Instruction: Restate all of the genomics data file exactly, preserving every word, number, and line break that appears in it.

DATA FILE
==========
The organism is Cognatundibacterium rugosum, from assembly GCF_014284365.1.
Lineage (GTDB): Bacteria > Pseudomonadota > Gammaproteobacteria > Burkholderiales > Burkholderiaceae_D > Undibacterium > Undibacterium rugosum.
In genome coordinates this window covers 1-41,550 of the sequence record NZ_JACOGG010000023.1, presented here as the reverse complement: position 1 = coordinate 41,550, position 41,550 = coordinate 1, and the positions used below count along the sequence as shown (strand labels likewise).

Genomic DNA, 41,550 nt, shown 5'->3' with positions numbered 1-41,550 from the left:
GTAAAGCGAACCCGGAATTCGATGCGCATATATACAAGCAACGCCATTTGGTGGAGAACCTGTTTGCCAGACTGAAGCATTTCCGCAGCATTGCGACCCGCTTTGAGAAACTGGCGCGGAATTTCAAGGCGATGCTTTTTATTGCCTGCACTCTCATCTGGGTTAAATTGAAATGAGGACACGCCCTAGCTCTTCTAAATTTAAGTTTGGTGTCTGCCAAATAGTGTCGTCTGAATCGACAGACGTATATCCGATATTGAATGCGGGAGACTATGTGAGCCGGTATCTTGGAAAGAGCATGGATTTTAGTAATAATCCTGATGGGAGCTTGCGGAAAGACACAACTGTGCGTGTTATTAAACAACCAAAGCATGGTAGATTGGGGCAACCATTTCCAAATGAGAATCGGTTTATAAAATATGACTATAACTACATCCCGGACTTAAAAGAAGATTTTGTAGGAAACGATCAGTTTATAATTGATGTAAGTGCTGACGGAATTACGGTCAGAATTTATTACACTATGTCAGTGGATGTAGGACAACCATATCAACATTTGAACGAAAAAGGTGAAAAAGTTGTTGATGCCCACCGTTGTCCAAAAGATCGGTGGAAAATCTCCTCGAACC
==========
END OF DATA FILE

The organism is Cognatundibacterium rugosum, from assembly GCF_014284365.1.
Lineage (GTDB): Bacteria > Pseudomonadota > Gammaproteobacteria > Burkholderiales > Burkholderiaceae_D > Undibacterium > Undibacterium rugosum.
In genome coordinates this window covers 1-41,550 of the sequence record NZ_JACOGG010000023.1, presented here as the reverse complement: position 1 = coordinate 41,550, position 41,550 = coordinate 1, and the positions used below count along the sequence as shown (strand labels likewise).

Genomic DNA, 41,550 nt, shown 5'->3' with positions numbered 1-41,550 from the left:
GTAAAGCGAACCCGGAATTCGATGCGCATATATACAAGCAACGCCATTTGGTGGAGAACCTGTTTGCCAGACTGAAGCATTTCCGCAGCATTGCGACCCGCTTTGAGAAACTGGCGCGGAATTTCAAGGCGATGCTTTTTATTGCCTGCACTCTCATCTGGGTTAAATTGAAATGAGGACACGCCCTAGCTCTTCTAAATTTAAGTTTGGTGTCTGCCAAATAGTGTCGTCTGAATCGACAGACGTATATCCGATATTGAATGCGGGAGACTATGTGAGCCGGTATCTTGGAAAGAGCATGGATTTTAGTAATAATCCTGATGGGAGCTTGCGGAAAGACACAACTGTGCGTGTTATTAAACAACCAAAGCATGGTAGATTGGGGCAACCATTTCCAAATGAGAATCGGTTTATAAAATATGACTATAACTACATCCCGGACTTAAAAGAAGATTTTGTAGGAAACGATCAGTTTATAATTGATGTAAGTGCTGACGGAATTACGGTCAGAATTTATTACACTATGTCAGTGGATGTAGGACAACCATATCAACATTTGAACGAAAAAGGTGAAAAAGTTGTTGATGCCCACCGTTGTCCAAAAGATCGGTGGAAAATCTCCTCGAACC